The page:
in a way, it is. Most people with chronic physical health symptoms fight to be recognized as physically ill. They obviously also fight for treatment, but they also fight the stigma that is associated with the notion that they are psychologically ill. The problem is that, by wanting to be recognized as physically ill even if there is no known cause or treatment for our illness, we add to the stigma of mental illness.

Don’t get me wrong: physical symptoms need to be treated as they are, physical. Every possibility needs to be exhausted to find a cause and treatment for the symptoms. If there is none, that also doesn’t mean the cause is psychological or that psychological intervention will help. But it just might. Let’s fight for proper treatment of chronic illnesses and health problems, no matter their (presumed) roots.

Everyday Gyaan

Also linking up with #InvisibleFight at Invisible Illness Awareness Week. I will probably be writing another post on September 28 to honor the start of Invisible illness Week 2015.

Biomedical Treatments for Autism #AtoZChallenge

Welcome to day two of the A to Z Challenge. Today, I want to focus on a controversial subject: biomedical interventions for autism. Biomedical intervention can mean different things to different people. For example, NICE, the UK’s national institute that provides guidance on improving health and social care, defines biomedical treatment as any biologically-based intervention, including medications like antipsychotics. Most people in the autism community, however, see biomedical interventions as specifically treating biological dysfunction that they presume underlies autism.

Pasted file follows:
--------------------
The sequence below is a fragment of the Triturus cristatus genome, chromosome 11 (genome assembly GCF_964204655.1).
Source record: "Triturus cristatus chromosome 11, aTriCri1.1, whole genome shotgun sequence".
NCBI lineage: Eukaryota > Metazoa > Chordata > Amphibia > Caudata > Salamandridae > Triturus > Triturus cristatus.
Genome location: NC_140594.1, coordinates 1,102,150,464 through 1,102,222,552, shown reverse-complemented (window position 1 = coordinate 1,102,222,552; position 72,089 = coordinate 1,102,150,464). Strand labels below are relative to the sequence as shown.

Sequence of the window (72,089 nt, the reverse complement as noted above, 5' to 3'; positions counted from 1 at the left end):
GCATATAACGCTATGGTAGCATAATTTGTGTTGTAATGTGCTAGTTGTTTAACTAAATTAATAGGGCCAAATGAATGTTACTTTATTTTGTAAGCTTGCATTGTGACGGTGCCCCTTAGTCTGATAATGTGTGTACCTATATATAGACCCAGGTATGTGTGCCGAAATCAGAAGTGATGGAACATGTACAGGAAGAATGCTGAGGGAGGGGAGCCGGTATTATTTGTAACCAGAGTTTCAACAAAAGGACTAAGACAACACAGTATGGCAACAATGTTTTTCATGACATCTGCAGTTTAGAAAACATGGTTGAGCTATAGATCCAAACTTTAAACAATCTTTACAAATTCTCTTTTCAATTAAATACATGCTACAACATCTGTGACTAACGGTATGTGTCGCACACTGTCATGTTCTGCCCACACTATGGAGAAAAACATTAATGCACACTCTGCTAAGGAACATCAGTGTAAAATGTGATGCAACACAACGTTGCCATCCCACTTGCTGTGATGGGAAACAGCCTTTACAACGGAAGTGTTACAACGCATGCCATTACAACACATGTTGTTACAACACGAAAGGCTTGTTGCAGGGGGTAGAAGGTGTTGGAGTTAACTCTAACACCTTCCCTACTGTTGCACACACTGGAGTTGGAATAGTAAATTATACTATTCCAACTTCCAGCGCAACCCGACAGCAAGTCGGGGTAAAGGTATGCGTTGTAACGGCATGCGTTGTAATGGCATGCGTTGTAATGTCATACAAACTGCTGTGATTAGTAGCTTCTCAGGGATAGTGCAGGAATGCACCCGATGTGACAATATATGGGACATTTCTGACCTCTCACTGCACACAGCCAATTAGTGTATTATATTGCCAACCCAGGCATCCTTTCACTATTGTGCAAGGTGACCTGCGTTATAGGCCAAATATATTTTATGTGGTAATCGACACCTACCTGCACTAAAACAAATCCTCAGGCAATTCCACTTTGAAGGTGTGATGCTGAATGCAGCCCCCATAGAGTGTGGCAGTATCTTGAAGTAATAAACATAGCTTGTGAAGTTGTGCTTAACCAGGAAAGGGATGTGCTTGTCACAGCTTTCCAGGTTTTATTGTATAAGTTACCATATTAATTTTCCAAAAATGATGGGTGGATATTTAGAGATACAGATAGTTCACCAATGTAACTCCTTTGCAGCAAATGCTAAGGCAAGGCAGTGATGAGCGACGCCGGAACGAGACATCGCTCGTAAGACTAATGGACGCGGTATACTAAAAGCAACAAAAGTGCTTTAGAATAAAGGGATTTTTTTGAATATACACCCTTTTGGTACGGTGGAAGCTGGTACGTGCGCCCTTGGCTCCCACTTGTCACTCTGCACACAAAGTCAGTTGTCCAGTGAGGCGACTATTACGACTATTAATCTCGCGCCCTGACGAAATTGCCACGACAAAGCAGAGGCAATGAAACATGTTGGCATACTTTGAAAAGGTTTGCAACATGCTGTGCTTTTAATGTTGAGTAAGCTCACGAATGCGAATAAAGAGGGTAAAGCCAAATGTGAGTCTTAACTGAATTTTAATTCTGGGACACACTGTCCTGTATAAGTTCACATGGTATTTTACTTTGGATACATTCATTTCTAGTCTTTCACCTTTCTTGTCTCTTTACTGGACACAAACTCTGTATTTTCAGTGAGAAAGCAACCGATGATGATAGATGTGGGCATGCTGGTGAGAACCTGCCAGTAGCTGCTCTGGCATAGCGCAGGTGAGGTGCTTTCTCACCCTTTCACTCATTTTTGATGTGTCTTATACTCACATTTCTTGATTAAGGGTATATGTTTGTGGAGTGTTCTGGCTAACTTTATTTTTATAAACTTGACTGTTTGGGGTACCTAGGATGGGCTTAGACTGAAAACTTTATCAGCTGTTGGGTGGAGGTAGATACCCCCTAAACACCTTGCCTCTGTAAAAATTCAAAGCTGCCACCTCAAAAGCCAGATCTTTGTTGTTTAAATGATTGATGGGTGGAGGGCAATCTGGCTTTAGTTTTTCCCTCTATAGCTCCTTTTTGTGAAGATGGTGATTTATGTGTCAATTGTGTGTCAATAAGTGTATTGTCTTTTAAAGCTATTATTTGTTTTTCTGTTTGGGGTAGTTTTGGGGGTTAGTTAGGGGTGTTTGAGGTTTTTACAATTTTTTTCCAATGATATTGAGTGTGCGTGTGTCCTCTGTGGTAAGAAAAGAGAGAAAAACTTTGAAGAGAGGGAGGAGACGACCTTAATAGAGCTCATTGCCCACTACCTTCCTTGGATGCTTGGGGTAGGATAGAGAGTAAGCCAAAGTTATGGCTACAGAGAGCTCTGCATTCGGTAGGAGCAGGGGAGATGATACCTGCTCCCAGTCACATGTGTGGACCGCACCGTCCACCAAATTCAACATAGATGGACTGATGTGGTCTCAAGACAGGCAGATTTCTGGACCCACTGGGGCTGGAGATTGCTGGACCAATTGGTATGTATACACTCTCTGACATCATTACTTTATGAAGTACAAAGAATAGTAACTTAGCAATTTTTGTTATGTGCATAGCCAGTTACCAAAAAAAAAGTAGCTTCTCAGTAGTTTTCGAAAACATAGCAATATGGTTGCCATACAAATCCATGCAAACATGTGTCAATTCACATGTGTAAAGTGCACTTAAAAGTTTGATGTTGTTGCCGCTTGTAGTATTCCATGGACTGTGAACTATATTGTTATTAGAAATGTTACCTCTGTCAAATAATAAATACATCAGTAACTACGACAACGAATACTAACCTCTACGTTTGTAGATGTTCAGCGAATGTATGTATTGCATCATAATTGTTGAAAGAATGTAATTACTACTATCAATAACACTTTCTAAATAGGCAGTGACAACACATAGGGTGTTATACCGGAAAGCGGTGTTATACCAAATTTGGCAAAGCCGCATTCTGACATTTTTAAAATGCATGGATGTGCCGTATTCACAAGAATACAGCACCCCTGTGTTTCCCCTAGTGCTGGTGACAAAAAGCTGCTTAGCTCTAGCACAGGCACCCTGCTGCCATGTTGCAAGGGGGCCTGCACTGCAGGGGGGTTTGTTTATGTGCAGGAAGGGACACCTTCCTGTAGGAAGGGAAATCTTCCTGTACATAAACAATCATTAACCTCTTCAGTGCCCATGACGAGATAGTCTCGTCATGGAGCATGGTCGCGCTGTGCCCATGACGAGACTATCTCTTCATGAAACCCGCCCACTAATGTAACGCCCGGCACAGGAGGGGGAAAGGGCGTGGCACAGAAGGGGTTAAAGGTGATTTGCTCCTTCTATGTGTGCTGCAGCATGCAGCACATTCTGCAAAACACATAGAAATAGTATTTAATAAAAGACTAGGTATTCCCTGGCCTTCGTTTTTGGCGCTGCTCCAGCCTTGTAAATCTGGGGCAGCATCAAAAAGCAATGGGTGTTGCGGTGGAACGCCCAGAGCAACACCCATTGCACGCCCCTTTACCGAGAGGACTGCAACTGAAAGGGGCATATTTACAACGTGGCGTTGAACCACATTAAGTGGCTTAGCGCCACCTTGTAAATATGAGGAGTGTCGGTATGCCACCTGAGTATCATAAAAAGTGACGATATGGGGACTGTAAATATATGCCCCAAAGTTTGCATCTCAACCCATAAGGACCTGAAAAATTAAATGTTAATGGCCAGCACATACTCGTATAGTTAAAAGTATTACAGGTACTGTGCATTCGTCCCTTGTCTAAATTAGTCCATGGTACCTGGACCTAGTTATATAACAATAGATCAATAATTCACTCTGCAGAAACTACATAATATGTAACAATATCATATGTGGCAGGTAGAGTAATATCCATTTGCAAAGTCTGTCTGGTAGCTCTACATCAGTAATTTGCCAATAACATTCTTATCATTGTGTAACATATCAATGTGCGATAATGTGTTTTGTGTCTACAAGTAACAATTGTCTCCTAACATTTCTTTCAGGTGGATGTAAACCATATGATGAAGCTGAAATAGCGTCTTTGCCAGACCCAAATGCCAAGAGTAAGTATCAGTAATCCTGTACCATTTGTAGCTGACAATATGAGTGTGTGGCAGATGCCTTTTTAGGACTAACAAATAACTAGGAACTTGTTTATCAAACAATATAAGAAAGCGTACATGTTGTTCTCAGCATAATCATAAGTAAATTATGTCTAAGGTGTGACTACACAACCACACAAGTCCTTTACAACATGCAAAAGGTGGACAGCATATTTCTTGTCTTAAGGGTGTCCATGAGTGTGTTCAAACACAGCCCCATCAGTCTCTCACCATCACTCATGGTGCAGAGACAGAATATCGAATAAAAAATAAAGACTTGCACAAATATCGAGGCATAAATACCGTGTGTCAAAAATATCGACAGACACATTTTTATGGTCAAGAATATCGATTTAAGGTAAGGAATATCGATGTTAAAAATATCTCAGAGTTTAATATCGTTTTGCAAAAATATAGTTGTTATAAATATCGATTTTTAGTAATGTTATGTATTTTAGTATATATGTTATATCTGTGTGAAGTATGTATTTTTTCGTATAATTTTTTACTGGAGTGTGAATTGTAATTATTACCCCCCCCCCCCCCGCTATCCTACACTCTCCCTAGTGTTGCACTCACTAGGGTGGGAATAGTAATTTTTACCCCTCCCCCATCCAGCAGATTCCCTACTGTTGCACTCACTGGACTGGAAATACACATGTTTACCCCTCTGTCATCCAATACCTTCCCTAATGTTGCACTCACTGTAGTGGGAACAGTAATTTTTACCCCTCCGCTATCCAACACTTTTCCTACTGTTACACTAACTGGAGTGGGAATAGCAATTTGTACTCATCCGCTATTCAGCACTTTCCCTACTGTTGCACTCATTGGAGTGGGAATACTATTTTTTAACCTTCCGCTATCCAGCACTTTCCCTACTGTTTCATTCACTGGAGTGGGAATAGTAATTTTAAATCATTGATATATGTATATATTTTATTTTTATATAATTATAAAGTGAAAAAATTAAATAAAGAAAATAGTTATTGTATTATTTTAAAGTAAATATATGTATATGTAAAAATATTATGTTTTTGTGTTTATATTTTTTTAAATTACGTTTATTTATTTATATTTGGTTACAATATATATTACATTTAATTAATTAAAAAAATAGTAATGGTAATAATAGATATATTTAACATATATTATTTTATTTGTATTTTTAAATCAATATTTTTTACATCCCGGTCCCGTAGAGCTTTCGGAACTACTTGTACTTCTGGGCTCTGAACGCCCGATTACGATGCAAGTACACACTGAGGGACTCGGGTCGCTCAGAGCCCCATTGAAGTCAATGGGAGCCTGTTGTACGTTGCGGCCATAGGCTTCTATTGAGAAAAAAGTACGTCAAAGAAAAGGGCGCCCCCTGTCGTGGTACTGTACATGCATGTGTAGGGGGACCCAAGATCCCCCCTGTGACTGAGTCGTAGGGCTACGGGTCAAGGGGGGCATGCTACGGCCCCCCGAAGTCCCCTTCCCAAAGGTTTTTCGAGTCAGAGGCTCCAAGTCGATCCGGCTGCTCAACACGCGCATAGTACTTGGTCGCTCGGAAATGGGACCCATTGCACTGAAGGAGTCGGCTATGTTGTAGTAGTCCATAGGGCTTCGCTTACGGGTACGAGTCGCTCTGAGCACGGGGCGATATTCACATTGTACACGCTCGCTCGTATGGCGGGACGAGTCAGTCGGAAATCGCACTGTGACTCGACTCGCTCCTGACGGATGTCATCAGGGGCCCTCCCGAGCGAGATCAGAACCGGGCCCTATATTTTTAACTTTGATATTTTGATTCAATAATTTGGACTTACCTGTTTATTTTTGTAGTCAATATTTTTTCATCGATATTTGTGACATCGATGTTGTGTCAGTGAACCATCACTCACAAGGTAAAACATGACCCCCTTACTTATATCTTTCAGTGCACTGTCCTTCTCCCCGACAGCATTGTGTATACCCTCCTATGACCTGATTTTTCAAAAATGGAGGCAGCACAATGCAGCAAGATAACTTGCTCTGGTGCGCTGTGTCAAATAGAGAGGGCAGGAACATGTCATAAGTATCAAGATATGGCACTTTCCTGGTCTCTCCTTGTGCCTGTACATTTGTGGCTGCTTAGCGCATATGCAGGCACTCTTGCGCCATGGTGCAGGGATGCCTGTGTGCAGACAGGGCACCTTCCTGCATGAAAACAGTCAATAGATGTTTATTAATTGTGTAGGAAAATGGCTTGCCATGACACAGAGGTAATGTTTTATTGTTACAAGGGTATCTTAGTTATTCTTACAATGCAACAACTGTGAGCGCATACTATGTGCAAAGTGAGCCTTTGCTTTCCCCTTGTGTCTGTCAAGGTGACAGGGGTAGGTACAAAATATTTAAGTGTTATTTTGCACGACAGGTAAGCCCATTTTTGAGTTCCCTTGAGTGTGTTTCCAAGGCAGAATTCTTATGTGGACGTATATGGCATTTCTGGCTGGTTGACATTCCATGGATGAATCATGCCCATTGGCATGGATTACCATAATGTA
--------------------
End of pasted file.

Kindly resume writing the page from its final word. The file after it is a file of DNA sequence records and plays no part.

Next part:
Problems commonly believed to underlie autism include gastrointestinal disorders, food intolerances and immune dysfunction. These conditions are not always easy to diagnose, so many parents end up trying biomedical treatments on their autistic children based on a trial-and-error approach. This is not necessarily bad and is sometimes even recommended by regular doctors.

Biomedical treatments include special diets such as the gluten-free/casein-free diet or the Feingold diet, the latter of which is gaining increasing ground for being an effective intervention for ADHD. A special diet can be an elimination diet, as the GF/CF and Feingold diets are, but it can also be a diet that encourages people to eat certain foods, such as those containing essential fatty acids.

Biomedical treatments also include nutritional supplements such as vitamin B6 and magnesium, vitamin B12 or DMG (dymethylglycine). Hormones like melatonin (the sleep hormone) may also be used as part of a biomedical intervention.